Correlations among the samples as requested.

EDIT: Found an extra sample that wasnt mine in the batch and removed. Plots are correct now.

I did a linear regression of phyla to month to look at seasonal effects but found a none with a p-value of ~0.3.

Entered my ubiome wellness match for each sample and did a regression on it wrt my phyla. Here are the results:

Formula: Y ~ <phylum_Actinobacteria> + <phylum_Bacteroidetes>
             + <phylum_Fibrobacteres> + <phylum_Firmicutes> + <phylum_Fusobacteria>
             + <phylum_Proteobacteria> + <phylum_Verrucomicrobia> + <intercept>

Number of Observations:         13
Number of Degrees of Freedom:   8

R-squared:         0.9173
Adj R-squared:     0.8015

Rmse:              4.4640

F-stat (7, 5):     7.9239, p-value:     0.0184

Degrees of Freedom: model 7, resid 5

-----------------------Summary of Estimated Coefficients------------------------
      Variable       Coef    Std Err     t-stat    p-value    CI 2.5%   CI 97.5%
--------------------------------------------------------------------------------
phylum_Actinobacteria     0.0779     0.0359       2.17     0.0818     0.0076     0.1482
phylum_Bacteroidetes     0.0778     0.0358       2.17     0.0820     0.0076     0.1480
phylum_Fibrobacteres     0.0863     0.0464       1.86     0.1218    -0.0046     0.1772
phylum_Firmicutes     0.0779     0.0358       2.17     0.0818     0.0076     0.1481
phylum_Fusobacteria     0.0898     0.0408       2.20     0.0790     0.0098     0.1698
--------------------------------------------------------------------------------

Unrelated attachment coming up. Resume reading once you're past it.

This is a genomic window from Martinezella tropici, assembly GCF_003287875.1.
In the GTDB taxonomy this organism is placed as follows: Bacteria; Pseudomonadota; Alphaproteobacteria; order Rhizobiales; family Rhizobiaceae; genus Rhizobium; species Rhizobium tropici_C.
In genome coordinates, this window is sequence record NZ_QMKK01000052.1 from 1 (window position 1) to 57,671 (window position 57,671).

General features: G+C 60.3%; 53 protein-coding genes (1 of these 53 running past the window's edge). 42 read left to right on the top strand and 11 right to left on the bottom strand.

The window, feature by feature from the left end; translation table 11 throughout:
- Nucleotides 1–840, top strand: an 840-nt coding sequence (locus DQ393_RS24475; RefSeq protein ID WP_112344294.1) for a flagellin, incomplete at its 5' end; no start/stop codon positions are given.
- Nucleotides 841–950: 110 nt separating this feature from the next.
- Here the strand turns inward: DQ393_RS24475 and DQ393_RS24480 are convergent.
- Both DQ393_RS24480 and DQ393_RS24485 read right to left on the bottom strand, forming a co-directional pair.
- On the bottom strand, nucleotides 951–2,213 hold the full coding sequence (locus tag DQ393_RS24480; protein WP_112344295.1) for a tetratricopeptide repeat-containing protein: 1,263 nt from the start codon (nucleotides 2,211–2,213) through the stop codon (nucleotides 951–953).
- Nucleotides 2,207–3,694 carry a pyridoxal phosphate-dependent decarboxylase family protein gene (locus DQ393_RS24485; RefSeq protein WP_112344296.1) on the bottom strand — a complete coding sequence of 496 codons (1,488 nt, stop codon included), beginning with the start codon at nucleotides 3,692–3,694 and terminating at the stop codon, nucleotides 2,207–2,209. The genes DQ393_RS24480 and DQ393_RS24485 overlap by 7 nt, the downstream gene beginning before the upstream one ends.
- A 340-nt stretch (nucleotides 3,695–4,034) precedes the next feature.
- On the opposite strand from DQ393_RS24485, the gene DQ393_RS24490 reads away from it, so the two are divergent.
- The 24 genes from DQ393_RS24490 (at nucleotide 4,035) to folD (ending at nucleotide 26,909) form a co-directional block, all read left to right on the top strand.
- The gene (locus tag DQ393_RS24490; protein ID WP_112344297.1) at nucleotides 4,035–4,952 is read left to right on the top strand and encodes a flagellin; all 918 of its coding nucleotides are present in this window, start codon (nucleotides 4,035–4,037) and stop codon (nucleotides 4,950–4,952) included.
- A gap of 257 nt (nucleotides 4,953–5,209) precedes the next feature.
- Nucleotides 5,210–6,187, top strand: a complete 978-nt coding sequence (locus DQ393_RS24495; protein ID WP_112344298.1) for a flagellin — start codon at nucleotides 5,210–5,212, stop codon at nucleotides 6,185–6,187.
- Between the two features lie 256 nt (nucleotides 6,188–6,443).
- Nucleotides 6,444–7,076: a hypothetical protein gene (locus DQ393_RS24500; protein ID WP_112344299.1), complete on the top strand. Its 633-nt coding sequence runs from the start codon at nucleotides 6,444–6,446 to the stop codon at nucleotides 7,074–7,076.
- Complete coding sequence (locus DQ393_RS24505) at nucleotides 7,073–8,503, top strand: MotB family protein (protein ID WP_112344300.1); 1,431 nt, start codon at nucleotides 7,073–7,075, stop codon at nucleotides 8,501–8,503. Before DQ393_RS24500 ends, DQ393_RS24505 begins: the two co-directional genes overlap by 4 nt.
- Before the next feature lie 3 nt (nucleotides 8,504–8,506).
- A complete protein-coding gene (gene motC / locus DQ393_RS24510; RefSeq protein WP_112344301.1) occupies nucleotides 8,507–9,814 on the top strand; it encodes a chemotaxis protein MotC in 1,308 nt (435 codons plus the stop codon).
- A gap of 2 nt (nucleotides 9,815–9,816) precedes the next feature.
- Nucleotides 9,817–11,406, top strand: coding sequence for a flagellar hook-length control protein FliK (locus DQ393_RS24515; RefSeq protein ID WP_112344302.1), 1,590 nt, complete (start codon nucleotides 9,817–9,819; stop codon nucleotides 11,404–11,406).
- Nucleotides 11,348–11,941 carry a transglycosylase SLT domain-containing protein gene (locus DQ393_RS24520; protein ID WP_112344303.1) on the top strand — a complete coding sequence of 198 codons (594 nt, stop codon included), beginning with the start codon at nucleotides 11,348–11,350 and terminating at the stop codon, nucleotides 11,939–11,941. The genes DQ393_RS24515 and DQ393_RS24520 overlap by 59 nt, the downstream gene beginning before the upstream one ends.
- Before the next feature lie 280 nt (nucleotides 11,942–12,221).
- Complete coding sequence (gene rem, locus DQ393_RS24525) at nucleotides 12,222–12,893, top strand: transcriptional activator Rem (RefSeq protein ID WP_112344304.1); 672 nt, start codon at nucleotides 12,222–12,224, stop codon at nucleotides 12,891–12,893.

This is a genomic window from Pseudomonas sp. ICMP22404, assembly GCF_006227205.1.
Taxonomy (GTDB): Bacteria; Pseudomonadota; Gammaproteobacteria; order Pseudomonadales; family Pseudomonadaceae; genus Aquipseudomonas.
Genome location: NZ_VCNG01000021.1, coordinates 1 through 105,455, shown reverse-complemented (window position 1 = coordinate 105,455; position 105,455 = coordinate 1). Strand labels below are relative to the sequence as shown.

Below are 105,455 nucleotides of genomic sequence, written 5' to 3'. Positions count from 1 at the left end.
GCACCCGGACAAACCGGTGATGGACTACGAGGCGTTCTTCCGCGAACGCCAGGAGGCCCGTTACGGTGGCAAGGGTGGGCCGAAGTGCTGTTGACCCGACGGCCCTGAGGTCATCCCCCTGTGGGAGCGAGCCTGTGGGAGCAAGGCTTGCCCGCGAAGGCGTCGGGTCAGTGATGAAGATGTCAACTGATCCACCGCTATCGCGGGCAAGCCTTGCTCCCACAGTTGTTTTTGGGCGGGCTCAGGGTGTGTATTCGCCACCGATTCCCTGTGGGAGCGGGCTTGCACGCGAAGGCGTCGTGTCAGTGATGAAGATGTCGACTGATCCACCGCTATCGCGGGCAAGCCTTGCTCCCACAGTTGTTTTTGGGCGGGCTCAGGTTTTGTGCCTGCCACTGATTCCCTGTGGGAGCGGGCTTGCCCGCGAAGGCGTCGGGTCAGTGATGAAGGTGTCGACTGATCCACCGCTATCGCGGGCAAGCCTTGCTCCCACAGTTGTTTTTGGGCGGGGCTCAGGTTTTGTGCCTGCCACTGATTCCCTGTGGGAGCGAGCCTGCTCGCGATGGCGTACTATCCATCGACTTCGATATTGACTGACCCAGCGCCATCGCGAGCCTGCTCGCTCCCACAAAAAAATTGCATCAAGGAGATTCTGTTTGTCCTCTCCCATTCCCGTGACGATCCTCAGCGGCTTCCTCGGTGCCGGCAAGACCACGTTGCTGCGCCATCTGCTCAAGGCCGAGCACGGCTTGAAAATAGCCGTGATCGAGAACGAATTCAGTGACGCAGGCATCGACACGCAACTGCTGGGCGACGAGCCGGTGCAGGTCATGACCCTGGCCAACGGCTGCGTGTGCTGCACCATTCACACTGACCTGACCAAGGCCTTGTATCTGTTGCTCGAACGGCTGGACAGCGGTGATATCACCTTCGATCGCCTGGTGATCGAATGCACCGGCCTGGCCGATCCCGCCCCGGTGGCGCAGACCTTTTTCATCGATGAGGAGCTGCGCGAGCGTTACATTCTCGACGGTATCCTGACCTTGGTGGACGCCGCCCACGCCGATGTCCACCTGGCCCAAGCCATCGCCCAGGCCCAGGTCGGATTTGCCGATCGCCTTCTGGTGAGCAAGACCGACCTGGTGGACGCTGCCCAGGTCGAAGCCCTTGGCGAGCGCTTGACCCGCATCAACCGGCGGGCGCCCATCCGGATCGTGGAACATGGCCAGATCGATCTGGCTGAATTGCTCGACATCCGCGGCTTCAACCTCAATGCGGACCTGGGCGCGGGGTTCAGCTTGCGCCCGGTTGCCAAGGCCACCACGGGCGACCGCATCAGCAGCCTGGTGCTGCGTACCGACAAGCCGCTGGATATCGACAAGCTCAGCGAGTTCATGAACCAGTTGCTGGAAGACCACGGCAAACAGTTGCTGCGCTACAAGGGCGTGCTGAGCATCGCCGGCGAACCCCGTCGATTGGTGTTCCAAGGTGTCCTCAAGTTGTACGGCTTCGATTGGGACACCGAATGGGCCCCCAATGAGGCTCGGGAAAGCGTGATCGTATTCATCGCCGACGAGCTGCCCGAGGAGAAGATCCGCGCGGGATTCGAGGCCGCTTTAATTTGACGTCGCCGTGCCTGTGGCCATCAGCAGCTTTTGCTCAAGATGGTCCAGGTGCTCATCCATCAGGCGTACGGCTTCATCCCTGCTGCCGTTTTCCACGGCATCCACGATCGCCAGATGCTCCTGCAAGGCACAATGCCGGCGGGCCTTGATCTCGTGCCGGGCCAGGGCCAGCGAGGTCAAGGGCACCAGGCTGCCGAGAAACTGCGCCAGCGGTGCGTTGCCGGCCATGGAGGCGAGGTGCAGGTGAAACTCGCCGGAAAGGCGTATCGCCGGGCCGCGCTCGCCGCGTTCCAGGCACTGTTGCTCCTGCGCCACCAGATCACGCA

phylum_Proteobacteria     0.0777     0.0358       2.17     0.0821     0.0075     0.1479
phylum_Verrucomicrobia     0.0780     0.0357       2.18     0.0809     0.0079     0.1480
     intercept -77752.4916 35831.8130      -2.17     0.0822 -147982.8451 -7522.1382
---------------------------------End of Summary---------------------------------

Another interesting regression. I took nexium after gallbladder removal. Here is a regression against it.

-------------------------Summary of Regression Analysis-------------------------

Formula: Y ~ <phylum_Actinobacteria> + <phylum_Bacteroidetes>
             + <phylum_Fibrobacteres> + <phylum_Firmicutes> + <phylum_Fusobacteria>
             + <phylum_Proteobacteria> + <phylum_Verrucomicrobia> + <intercept>

Number of Observations:         13
Number of Degrees of Freedom:   8

R-squared:         0.2525
Adj R-squared:    -0.7939

Rmse:             34.5822

F-stat (7, 5):     0.2413, p-value:     0.9547

Degrees of Freedom: model 7, resid 5

-----------------------Summary of Estimated Coefficients------------------------
      Variable       Coef    Std Err     t-stat    p-value    CI 2.5%   CI 97.5%
--------------------------------------------------------------------------------
phylum_Actinobacteria    -0.0595     0.2778      -0.21     0.8389    -0.6040     0.4850
phylum_Bacteroidetes    -0.0599     0.2776      -0.22     0.8377    -0.6039     0.4842
phylum_Fibrobacteres    -0.0658     0.3592      -0.18     0.8618    -0.7698     0.6382
phylum_Firmicutes    -0.0599     0.2776      -0.22     0.8376    -0.6040     0.4842